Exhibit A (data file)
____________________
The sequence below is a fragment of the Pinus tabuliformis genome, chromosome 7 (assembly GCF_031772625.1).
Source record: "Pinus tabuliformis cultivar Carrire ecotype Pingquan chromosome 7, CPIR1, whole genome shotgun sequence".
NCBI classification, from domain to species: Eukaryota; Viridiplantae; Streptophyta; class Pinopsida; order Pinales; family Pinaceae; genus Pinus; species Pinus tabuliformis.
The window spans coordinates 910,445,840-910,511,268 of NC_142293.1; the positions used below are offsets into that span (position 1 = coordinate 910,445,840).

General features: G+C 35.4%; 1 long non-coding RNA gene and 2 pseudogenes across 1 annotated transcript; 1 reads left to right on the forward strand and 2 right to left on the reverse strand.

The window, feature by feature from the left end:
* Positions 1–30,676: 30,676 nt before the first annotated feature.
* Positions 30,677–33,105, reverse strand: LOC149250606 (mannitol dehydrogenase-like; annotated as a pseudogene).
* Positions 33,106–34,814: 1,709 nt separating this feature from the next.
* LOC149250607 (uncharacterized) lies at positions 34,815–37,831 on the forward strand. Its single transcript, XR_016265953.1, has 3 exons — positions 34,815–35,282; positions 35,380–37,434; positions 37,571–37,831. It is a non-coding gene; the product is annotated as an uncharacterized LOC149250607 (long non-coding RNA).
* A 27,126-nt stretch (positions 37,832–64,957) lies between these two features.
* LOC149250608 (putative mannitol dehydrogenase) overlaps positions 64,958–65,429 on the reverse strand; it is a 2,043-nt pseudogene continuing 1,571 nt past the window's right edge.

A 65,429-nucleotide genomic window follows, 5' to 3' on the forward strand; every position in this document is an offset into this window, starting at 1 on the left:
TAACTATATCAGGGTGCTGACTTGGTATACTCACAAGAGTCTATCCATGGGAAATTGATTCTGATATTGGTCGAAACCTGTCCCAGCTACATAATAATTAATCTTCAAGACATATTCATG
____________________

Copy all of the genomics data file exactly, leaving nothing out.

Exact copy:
The sequence below is a fragment of the Pinus tabuliformis genome, chromosome 7 (assembly GCF_031772625.1).
Source record: "Pinus tabuliformis cultivar Carrire ecotype Pingquan chromosome 7, CPIR1, whole genome shotgun sequence".
NCBI classification, from domain to species: Eukaryota; Viridiplantae; Streptophyta; class Pinopsida; order Pinales; family Pinaceae; genus Pinus; species Pinus tabuliformis.
The window spans coordinates 910,445,840-910,511,268 of NC_142293.1; the positions used below are offsets into that span (position 1 = coordinate 910,445,840).

General features: G+C 35.4%; 1 long non-coding RNA gene and 2 pseudogenes across 1 annotated transcript; 1 reads left to right on the forward strand and 2 right to left on the reverse strand.

The window, feature by feature from the left end:
* Positions 1–30,676: 30,676 nt before the first annotated feature.
* Positions 30,677–33,105, reverse strand: LOC149250606 (mannitol dehydrogenase-like; annotated as a pseudogene).
* Positions 33,106–34,814: 1,709 nt separating this feature from the next.
* LOC149250607 (uncharacterized) lies at positions 34,815–37,831 on the forward strand. Its single transcript, XR_016265953.1, has 3 exons — positions 34,815–35,282; positions 35,380–37,434; positions 37,571–37,831. It is a non-coding gene; the product is annotated as an uncharacterized LOC149250607 (long non-coding RNA).
* A 27,126-nt stretch (positions 37,832–64,957) lies between these two features.
* LOC149250608 (putative mannitol dehydrogenase) overlaps positions 64,958–65,429 on the reverse strand; it is a 2,043-nt pseudogene continuing 1,571 nt past the window's right edge.

A 65,429-nucleotide genomic window follows, 5' to 3' on the forward strand; every position in this document is an offset into this window, starting at 1 on the left:
TAACTATATCAGGGTGCTGACTTGGTATACTCACAAGAGTCTATCCATGGGAAATTGATTCTGATATTGGTCGAAACCTGTCCCAGCTACATAATAATTAATCTTCAAGACATATTCATG